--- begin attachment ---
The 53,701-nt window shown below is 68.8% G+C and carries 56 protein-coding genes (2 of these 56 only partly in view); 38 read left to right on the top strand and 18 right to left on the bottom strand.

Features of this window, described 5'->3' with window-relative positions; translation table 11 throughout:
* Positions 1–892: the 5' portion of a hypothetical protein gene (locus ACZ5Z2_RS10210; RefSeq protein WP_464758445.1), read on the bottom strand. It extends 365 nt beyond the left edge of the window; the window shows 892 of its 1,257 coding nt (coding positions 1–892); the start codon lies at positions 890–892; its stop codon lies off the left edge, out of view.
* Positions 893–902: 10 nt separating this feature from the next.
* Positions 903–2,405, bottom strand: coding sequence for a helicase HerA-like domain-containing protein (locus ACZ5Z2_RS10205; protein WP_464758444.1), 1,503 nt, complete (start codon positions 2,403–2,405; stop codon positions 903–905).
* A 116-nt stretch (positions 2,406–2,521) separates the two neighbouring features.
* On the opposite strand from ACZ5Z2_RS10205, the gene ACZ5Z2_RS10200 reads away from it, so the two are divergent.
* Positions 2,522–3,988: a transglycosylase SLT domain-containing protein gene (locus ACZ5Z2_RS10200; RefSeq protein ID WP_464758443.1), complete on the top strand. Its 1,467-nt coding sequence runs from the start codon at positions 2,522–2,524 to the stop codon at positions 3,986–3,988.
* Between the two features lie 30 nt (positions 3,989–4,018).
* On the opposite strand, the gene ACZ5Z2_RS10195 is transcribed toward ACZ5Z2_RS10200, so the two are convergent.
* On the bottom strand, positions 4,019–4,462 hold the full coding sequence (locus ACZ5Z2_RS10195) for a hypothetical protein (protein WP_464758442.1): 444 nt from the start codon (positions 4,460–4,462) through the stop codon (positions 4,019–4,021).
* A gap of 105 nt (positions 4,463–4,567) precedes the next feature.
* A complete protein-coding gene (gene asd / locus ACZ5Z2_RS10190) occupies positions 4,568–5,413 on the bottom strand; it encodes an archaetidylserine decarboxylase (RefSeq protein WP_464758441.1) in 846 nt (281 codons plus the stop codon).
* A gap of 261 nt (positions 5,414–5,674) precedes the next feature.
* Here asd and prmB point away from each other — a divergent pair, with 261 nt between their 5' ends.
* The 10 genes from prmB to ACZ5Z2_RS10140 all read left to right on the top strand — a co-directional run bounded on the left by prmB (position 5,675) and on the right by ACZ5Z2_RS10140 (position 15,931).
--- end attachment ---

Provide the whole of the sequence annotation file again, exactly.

The 53,701-nt window shown below is 68.8% G+C and carries 56 protein-coding genes (2 of these 56 only partly in view); 38 read left to right on the top strand and 18 right to left on the bottom strand.

Features of this window, described 5'->3' with window-relative positions; translation table 11 throughout:
* Positions 1–892: the 5' portion of a hypothetical protein gene (locus ACZ5Z2_RS10210; RefSeq protein WP_464758445.1), read on the bottom strand. It extends 365 nt beyond the left edge of the window; the window shows 892 of its 1,257 coding nt (coding positions 1–892); the start codon lies at positions 890–892; its stop codon lies off the left edge, out of view.
* Positions 893–902: 10 nt separating this feature from the next.
* Positions 903–2,405, bottom strand: coding sequence for a helicase HerA-like domain-containing protein (locus ACZ5Z2_RS10205; protein WP_464758444.1), 1,503 nt, complete (start codon positions 2,403–2,405; stop codon positions 903–905).
* A 116-nt stretch (positions 2,406–2,521) separates the two neighbouring features.
* On the opposite strand from ACZ5Z2_RS10205, the gene ACZ5Z2_RS10200 reads away from it, so the two are divergent.
* Positions 2,522–3,988: a transglycosylase SLT domain-containing protein gene (locus ACZ5Z2_RS10200; RefSeq protein ID WP_464758443.1), complete on the top strand. Its 1,467-nt coding sequence runs from the start codon at positions 2,522–2,524 to the stop codon at positions 3,986–3,988.
* Between the two features lie 30 nt (positions 3,989–4,018).
* On the opposite strand, the gene ACZ5Z2_RS10195 is transcribed toward ACZ5Z2_RS10200, so the two are convergent.
* On the bottom strand, positions 4,019–4,462 hold the full coding sequence (locus ACZ5Z2_RS10195) for a hypothetical protein (protein WP_464758442.1): 444 nt from the start codon (positions 4,460–4,462) through the stop codon (positions 4,019–4,021).
* A gap of 105 nt (positions 4,463–4,567) precedes the next feature.
* A complete protein-coding gene (gene asd / locus ACZ5Z2_RS10190) occupies positions 4,568–5,413 on the bottom strand; it encodes an archaetidylserine decarboxylase (RefSeq protein WP_464758441.1) in 846 nt (281 codons plus the stop codon).
* A gap of 261 nt (positions 5,414–5,674) precedes the next feature.
* Here asd and prmB point away from each other — a divergent pair, with 261 nt between their 5' ends.
* The 10 genes from prmB to ACZ5Z2_RS10140 all read left to right on the top strand — a co-directional run bounded on the left by prmB (position 5,675) and on the right by ACZ5Z2_RS10140 (position 15,931).